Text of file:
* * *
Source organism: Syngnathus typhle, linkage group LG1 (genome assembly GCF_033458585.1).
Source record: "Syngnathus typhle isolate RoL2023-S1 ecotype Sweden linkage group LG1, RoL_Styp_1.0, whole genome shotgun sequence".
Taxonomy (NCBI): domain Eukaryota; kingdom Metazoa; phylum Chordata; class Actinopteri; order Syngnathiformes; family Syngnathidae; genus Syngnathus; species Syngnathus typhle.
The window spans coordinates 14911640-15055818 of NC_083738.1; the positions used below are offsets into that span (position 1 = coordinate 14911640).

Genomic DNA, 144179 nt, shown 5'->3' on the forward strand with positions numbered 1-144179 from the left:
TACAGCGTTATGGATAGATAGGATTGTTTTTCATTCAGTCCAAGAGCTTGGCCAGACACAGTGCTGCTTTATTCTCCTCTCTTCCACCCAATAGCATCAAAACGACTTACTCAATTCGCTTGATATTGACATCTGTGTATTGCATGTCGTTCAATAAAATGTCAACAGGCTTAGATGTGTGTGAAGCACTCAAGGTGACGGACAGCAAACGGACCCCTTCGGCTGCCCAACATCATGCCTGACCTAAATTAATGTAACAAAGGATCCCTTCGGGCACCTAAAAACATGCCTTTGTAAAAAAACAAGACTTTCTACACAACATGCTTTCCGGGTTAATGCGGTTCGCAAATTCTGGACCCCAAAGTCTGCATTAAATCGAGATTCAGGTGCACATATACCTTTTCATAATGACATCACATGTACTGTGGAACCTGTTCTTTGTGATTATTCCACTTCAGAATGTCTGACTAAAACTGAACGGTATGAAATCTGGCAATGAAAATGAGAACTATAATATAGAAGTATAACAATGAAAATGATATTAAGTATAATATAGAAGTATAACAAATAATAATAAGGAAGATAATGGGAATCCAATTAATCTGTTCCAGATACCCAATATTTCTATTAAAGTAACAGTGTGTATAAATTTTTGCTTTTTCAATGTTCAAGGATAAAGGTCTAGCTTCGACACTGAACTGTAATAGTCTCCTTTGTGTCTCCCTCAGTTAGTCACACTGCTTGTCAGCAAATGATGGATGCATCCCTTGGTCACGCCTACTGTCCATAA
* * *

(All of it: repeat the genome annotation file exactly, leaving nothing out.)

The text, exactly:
Source organism: Syngnathus typhle, linkage group LG1 (genome assembly GCF_033458585.1).
Source record: "Syngnathus typhle isolate RoL2023-S1 ecotype Sweden linkage group LG1, RoL_Styp_1.0, whole genome shotgun sequence".
Taxonomy (NCBI): domain Eukaryota; kingdom Metazoa; phylum Chordata; class Actinopteri; order Syngnathiformes; family Syngnathidae; genus Syngnathus; species Syngnathus typhle.
The window spans coordinates 14911640-15055818 of NC_083738.1; the positions used below are offsets into that span (position 1 = coordinate 14911640).

Genomic DNA, 144179 nt, shown 5'->3' on the forward strand with positions numbered 1-144179 from the left:
TACAGCGTTATGGATAGATAGGATTGTTTTTCATTCAGTCCAAGAGCTTGGCCAGACACAGTGCTGCTTTATTCTCCTCTCTTCCACCCAATAGCATCAAAACGACTTACTCAATTCGCTTGATATTGACATCTGTGTATTGCATGTCGTTCAATAAAATGTCAACAGGCTTAGATGTGTGTGAAGCACTCAAGGTGACGGACAGCAAACGGACCCCTTCGGCTGCCCAACATCATGCCTGACCTAAATTAATGTAACAAAGGATCCCTTCGGGCACCTAAAAACATGCCTTTGTAAAAAAACAAGACTTTCTACACAACATGCTTTCCGGGTTAATGCGGTTCGCAAATTCTGGACCCCAAAGTCTGCATTAAATCGAGATTCAGGTGCACATATACCTTTTCATAATGACATCACATGTACTGTGGAACCTGTTCTTTGTGATTATTCCACTTCAGAATGTCTGACTAAAACTGAACGGTATGAAATCTGGCAATGAAAATGAGAACTATAATATAGAAGTATAACAATGAAAATGATATTAAGTATAATATAGAAGTATAACAAATAATAATAAGGAAGATAATGGGAATCCAATTAATCTGTTCCAGATACCCAATATTTCTATTAAAGTAACAGTGTGTATAAATTTTTGCTTTTTCAATGTTCAAGGATAAAGGTCTAGCTTCGACACTGAACTGTAATAGTCTCCTTTGTGTCTCCCTCAGTTAGTCACACTGCTTGTCAGCAAATGATGGATGCATCCCTTGGTCACGCCTACTGTCCATAA